“It’s Not a Passive World”
Freshman Michael Mayo has dreams of building a roller-skating business adjacent to his alma mater, New Britain High School. His goal would be to afford students some much-needed recreation while also offering them classes and hands-on knowledge about how to run a business.
Mayo has perfected his business plan for two years. With only three similar facilities, all in other parts of the state, the timing, location and concept seems ideal, said Mayo, who hopes to complete majors in business, film and education while at UConn.
“I think an entrepreneur is someone who goes for what he or she wants. It’s not a passive world,”
said Mayo, who credits his business-savvy dad for teaching him good negotiation skills and money sense.
Competition Provides ‘Priceless’ Opportunity
Mayo was one of more than 200 students who attended the kickoff for UConn’s sixth annual Innovation Quest (iQ) on Feb. 13, hoping their dreams of creating a new business will come to fruition. The iQ program offers advice, encouragement and mentoring from experts in business incubation and strategy.
Open to students in all disciplines, the top finalists will share $30,000 in prize money and receive an invitation to the much-sought-after summer InQbator program, which has been described as a ‘business bootcamp’ for aspiring business owners.
“The goal of Innovation Quest is to move from an idea to a ‘captured opportunity,'” said Rich Dino, director of the iQ program and a management professor. “Forming a business is the ‘priceless’ win.”
Contestants Strive to be Thoughtful, Creative
Alex Podgorski, a sophomore majoring in electrical engineering and computer science, said he wants to create a unified, contactless charging device that can’t short-circuit if it gets wet.
“I have a lot of ideas,” said Podgorski, a native of Portland, Conn., and a Navy veteran. “And I don’t give up easily!”
Linda Mejia, a senior business management student, wants to create a more sophisticated travel website than what exists today. Mejia has studied in Paris and Australia and during her travels at home and abroad, she felt she could have used better maps, reviews and other information to guide her journeys.
“I think an entrepreneur must have the right mentality that includes futuristic thinking, as well as be organized and be endlessly innovative,” said Mejia, a native of Milford, Conn.
‘The Best Idea Hasn’t Been Thought Of Yet’
During the first phase of iQ, teams prepare their competition application, develop prototypes and discuss their ideas, with the goal of sharpening their thinking and their inventions.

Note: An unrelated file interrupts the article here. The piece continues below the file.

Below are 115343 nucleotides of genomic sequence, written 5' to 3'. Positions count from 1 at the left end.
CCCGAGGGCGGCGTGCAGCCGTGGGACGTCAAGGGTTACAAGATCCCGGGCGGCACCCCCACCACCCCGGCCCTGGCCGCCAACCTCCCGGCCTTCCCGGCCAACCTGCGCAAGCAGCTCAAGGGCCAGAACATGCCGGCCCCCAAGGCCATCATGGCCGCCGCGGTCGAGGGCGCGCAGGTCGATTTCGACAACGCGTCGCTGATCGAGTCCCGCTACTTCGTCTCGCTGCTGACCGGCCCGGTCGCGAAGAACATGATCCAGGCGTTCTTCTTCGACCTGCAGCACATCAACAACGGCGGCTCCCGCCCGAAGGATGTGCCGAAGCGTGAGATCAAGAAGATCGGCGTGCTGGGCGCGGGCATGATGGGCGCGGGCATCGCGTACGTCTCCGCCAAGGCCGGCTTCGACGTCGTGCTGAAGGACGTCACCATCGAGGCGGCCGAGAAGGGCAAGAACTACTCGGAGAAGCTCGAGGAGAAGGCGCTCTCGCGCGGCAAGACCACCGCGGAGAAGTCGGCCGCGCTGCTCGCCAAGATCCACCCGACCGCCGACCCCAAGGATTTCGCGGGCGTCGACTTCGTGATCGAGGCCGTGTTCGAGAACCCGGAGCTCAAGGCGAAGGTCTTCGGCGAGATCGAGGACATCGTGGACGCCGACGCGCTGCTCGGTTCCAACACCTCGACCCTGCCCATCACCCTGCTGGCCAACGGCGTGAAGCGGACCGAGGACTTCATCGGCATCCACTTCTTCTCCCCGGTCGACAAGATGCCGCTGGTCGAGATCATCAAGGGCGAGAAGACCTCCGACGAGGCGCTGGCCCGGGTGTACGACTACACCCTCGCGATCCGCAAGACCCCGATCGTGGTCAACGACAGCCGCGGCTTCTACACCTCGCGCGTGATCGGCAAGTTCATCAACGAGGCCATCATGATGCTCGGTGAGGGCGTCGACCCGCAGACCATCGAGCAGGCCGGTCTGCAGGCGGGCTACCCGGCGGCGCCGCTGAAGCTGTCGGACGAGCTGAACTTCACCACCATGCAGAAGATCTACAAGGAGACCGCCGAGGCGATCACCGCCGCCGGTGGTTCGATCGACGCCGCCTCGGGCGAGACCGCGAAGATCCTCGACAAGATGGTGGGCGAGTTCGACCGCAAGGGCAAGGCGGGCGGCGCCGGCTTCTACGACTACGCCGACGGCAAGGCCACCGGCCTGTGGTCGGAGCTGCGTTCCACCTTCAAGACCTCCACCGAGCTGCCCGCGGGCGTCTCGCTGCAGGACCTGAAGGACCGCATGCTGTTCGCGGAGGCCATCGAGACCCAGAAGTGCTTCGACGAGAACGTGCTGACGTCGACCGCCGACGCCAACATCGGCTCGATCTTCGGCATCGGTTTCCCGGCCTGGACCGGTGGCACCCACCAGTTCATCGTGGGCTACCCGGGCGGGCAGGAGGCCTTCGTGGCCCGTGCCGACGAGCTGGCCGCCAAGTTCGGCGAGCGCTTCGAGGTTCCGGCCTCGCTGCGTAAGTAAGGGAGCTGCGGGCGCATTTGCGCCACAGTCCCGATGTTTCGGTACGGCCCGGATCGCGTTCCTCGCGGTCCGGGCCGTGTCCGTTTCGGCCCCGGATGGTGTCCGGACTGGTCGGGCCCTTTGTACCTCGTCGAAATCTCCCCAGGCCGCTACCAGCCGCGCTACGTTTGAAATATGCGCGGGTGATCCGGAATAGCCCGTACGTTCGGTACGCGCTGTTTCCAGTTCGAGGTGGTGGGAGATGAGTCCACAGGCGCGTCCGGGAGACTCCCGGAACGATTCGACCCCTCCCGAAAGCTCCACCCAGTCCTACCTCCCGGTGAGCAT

The participant field is narrowed down over several months and top applicants are invited to join the intense, six-week InQbator program. During the final InQbator session, the teams present their now-refined plans to an audience of angel investors and venture capitalists.
iQ mentor Larry Yakaitis ’81, president of Mantana Group, a software company in Mystic, said he is looking for students who are willing to heed good advice.
“If you think you can do it alone, you won’t succeed. Entrepreneurs have to understand that it takes a team to bring an innovation to the marketplace,” said Yakaitis, who was the UConn college roommate of Keith Fox ’80, the man who initiated the iQ program at UConn.
“I hope the students wake up every day and truly believe that the best idea hasn’t been thought of yet!” Yakaitis said. “I also hope that some of what I’ve learned in 35 years in business is helpful to someone else. I call it the ‘UConn circle of life.'”
Dean John A. Elliott noted the program’s popularity has grown over the years. “We are helping the next generation of entrepreneurs,” he said, taking a few moments to thank the people who have provided guidance, inspiration and accommodations for budding entrepreneurs. “We’ve had remarkable success in bringing the ideas to fruition.”
Fox, who attended the meeting via video conference, said he is excited that students from every major are participating in the competition.
That impressed Anna Bourgault, an assistant clinical professor in the School of Nursing. She said nurses today are more empowered than ever, and are on the front line of healthcare delivery.
“We want them to voice ideas, be part of the team, and resolve issues in our healthcare system,” she said. “They are the ones at the bedside, discovering and solving problems. At UConn, we are developing the innovative nurses of the future.”
Last Year’s Winners Include Medical Technology, Glowing Shrimp
Stephanie Knowlton, a Ph.D. student who was one of the winners of last year’s iQ competition, has developed diagnostic medical tests through her company, mBiotics, LLC.
“I would tell iQ students that they’ll get out of it what they put into it,” she said. “Apply what you’re learning to your company and get the most out of the experience. Even if your first company falls flat, it’s OK. The skills you develop will be so valuable in the future.”
Tony Patelunas, another successful 2016 iQ participant, developed glowing shrimp for aquariums. Consumers will even be able to select the color of the shrimp they wish to purchase through his company, Aquatic Genomic Technologies, LLC.
“I think perseverance is essential,” he said. “It will get you through that grueling process of creating a business. I think you need skills, experience and certainly the ability to ‘pivot’ when needed. You have to take small steps and rely upon your mentors.”
A fourth-year Ph.D. student, with a background in molecular and cell biology, Patelunas said his discovery was an offshoot of his expertise. Usually he works with mice.
“I just didn’t think inventing colorful mice would be as popular,” he joked.